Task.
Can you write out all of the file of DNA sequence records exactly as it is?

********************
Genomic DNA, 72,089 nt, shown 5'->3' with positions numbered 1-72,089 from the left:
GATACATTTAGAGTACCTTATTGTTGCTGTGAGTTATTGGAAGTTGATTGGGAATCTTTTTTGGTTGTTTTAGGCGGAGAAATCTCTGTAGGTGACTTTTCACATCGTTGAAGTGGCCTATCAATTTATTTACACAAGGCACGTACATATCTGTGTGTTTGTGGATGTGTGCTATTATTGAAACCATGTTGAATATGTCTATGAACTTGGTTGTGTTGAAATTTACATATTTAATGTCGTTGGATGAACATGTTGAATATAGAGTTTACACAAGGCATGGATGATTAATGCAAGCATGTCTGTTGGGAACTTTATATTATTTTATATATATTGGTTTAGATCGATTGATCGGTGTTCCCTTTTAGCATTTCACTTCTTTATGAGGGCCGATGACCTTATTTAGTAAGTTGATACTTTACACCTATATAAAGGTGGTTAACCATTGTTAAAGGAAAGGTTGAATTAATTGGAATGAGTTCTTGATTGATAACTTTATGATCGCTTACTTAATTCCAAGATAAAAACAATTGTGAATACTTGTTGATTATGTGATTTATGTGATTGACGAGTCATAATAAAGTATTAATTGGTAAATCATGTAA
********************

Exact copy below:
Genomic DNA, 72,089 nt, shown 5'->3' with positions numbered 1-72,089 from the left:
GATACATTTAGAGTACCTTATTGTTGCTGTGAGTTATTGGAAGTTGATTGGGAATCTTTTTTGGTTGTTTTAGGCGGAGAAATCTCTGTAGGTGACTTTTCACATCGTTGAAGTGGCCTATCAATTTATTTACACAAGGCACGTACATATCTGTGTGTTTGTGGATGTGTGCTATTATTGAAACCATGTTGAATATGTCTATGAACTTGGTTGTGTTGAAATTTACATATTTAATGTCGTTGGATGAACATGTTGAATATAGAGTTTACACAAGGCATGGATGATTAATGCAAGCATGTCTGTTGGGAACTTTATATTATTTTATATATATTGGTTTAGATCGATTGATCGGTGTTCCCTTTTAGCATTTCACTTCTTTATGAGGGCCGATGACCTTATTTAGTAAGTTGATACTTTACACCTATATAAAGGTGGTTAACCATTGTTAAAGGAAAGGTTGAATTAATTGGAATGAGTTCTTGATTGATAACTTTATGATCGCTTACTTAATTCCAAGATAAAAACAATTGTGAATACTTGTTGATTATGTGATTTATGTGATTGACGAGTCATAATAAAGTATTAATTGGTAAATCATGTAA